The ROTC and USMA immersion programs will expand. The Army will increase advanced civil schooling opportunities for officers. Gaming technology is also expanding into teaching cultures of foreign lands. The Army is operating several pilot programs at the U.S. Army Intelligence Center to train Soldiers to higher levels of foreign language proficiency and is developing a language familiarization course for Soldiers in the Human Intelligence Collector specialty (35M). Although qualifying Soldiers already receive the Foreign Language Proficiency Bonus (FLPB), the Army is exploring options for providing FLPB to Department of the Army Civilians. The 09L Program is expanding its force structure beyond the Active Component to the Army Reserve and National Guard and is expanding its scope beyond U.S. Central Command to include languages in the U.S. Pacific Command and U.S. Africa Command areas of responsibility. The FAO program is planning to expand its positions in ASCCs to provide liaison officers to coalition partners in diverse operating environments. The theater security cooperation division is expected to authorize more FAO positions for increased international engagement. Finally, the Army recognizes that foreign language proficiency is more difficult to develop in adults. Therefore, the Army is exploring "out-of-the-box" initiatives, in partnership with the National Security Education Program and the Department of Education, to support culture and foreign language study in our public schools, K-12.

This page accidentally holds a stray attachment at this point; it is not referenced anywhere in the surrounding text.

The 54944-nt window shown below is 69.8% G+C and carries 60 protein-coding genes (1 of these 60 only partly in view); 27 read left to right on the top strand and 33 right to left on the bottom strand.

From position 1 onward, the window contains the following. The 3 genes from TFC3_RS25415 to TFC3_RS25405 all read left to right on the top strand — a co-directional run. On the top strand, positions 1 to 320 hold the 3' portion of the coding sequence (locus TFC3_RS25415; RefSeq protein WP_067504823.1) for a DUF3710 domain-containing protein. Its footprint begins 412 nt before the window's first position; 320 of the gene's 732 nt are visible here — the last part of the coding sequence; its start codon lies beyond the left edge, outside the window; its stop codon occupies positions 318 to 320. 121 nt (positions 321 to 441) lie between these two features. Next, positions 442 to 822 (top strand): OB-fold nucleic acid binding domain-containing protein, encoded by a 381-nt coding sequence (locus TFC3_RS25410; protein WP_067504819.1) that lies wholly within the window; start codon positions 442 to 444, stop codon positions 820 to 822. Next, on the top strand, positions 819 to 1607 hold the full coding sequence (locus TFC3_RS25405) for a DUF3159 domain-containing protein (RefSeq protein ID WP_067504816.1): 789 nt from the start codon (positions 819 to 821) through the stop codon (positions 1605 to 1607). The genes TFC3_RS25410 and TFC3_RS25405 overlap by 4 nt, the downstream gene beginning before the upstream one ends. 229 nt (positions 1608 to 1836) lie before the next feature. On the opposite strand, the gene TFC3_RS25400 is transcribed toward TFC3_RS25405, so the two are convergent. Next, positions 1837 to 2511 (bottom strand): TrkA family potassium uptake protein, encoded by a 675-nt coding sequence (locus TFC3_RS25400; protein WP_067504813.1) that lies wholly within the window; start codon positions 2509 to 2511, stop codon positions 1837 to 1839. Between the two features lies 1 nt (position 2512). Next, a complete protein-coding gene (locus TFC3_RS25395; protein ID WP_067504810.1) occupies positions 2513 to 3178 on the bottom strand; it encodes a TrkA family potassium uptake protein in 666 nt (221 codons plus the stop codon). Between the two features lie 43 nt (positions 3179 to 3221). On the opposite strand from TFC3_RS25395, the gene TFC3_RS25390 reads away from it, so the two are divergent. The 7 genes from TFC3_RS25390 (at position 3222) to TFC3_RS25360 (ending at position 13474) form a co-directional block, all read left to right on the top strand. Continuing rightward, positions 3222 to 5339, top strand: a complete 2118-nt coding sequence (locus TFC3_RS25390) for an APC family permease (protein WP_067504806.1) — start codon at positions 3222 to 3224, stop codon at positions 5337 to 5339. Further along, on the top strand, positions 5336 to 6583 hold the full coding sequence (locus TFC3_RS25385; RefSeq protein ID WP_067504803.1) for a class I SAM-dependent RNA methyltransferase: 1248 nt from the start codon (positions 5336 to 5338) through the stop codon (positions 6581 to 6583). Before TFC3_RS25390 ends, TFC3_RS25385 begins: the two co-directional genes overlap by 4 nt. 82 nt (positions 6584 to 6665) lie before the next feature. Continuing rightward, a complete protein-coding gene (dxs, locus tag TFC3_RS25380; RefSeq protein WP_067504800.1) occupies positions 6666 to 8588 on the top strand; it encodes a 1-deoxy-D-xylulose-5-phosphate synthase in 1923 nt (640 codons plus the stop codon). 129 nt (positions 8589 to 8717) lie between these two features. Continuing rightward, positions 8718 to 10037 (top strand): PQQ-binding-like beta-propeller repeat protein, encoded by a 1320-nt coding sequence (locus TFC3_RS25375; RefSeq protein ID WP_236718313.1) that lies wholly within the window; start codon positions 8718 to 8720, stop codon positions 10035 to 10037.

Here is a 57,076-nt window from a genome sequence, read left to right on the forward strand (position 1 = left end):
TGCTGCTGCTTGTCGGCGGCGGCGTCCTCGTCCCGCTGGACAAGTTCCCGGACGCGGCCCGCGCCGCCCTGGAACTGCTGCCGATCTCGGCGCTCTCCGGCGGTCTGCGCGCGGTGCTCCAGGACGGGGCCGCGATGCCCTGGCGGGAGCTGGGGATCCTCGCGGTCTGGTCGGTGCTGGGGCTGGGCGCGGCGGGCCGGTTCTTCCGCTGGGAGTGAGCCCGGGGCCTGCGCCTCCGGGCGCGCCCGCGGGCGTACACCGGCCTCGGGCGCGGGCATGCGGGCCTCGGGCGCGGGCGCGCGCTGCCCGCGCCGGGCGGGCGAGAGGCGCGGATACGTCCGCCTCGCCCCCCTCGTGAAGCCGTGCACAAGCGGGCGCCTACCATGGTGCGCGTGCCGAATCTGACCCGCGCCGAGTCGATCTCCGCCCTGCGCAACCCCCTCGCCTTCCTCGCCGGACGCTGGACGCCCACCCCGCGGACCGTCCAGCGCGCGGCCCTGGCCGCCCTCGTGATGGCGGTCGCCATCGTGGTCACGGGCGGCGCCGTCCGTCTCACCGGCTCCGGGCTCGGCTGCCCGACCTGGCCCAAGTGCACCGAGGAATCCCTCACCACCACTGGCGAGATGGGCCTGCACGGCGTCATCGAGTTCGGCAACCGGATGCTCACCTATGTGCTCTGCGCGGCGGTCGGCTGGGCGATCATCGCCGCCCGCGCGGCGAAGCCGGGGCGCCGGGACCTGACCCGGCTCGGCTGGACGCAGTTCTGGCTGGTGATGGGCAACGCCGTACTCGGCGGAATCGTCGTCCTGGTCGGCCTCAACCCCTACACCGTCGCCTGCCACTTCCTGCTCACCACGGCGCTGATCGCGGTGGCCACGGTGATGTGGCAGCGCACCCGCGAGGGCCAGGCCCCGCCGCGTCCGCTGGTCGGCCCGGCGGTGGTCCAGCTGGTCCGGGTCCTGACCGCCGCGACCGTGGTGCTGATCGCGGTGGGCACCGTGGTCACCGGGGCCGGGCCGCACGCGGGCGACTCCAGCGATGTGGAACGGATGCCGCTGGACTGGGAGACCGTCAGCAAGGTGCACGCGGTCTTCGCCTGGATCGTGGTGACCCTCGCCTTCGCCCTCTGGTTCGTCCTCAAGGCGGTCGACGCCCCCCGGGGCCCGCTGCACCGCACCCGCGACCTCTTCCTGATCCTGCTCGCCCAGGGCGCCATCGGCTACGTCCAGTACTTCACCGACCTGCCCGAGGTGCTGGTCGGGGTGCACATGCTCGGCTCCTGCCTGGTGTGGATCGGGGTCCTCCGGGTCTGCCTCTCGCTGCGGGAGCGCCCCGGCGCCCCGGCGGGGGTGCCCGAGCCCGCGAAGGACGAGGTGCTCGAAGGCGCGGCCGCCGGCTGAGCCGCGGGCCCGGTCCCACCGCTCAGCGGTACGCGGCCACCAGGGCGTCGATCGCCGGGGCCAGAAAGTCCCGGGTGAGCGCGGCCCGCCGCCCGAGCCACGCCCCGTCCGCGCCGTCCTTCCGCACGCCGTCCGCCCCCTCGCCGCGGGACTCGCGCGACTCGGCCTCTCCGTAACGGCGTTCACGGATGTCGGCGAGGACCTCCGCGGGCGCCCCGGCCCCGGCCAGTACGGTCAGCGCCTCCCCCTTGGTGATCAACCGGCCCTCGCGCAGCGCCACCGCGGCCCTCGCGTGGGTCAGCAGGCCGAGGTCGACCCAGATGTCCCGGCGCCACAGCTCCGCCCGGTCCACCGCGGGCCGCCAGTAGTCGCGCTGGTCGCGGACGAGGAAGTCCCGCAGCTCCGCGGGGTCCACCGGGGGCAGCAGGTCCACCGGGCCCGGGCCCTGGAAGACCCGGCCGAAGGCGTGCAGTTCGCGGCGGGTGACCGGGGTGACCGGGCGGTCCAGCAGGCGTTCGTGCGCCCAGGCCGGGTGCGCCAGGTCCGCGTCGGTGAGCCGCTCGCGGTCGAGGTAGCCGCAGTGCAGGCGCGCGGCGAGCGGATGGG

Why is this important to the Army?
Cross-cultural communication is the key to minimizing conflict. These capabilities provide Soldiers, leaders, and units with an understanding of the diverse cultures that permeate today's operating environments. It is no longer sufficient that such capabilities be limited to Soldiers with specialized skill sets or in specialized units.